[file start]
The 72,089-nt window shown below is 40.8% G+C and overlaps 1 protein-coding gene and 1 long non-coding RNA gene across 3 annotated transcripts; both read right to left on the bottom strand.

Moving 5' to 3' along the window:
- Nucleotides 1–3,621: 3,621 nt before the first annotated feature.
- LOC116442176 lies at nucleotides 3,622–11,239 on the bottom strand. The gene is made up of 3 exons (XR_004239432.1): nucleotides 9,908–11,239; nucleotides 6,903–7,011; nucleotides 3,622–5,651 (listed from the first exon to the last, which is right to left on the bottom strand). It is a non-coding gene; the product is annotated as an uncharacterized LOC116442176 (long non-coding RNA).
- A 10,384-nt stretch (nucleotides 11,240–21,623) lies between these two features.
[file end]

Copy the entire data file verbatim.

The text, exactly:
The 72,089-nt window shown below is 40.8% G+C and overlaps 1 protein-coding gene and 1 long non-coding RNA gene across 3 annotated transcripts; both read right to left on the bottom strand.

Moving 5' to 3' along the window:
- Nucleotides 1–3,621: 3,621 nt before the first annotated feature.
- LOC116442176 lies at nucleotides 3,622–11,239 on the bottom strand. The gene is made up of 3 exons (XR_004239432.1): nucleotides 9,908–11,239; nucleotides 6,903–7,011; nucleotides 3,622–5,651 (listed from the first exon to the last, which is right to left on the bottom strand). It is a non-coding gene; the product is annotated as an uncharacterized LOC116442176 (long non-coding RNA).
- A 10,384-nt stretch (nucleotides 11,240–21,623) lies between these two features.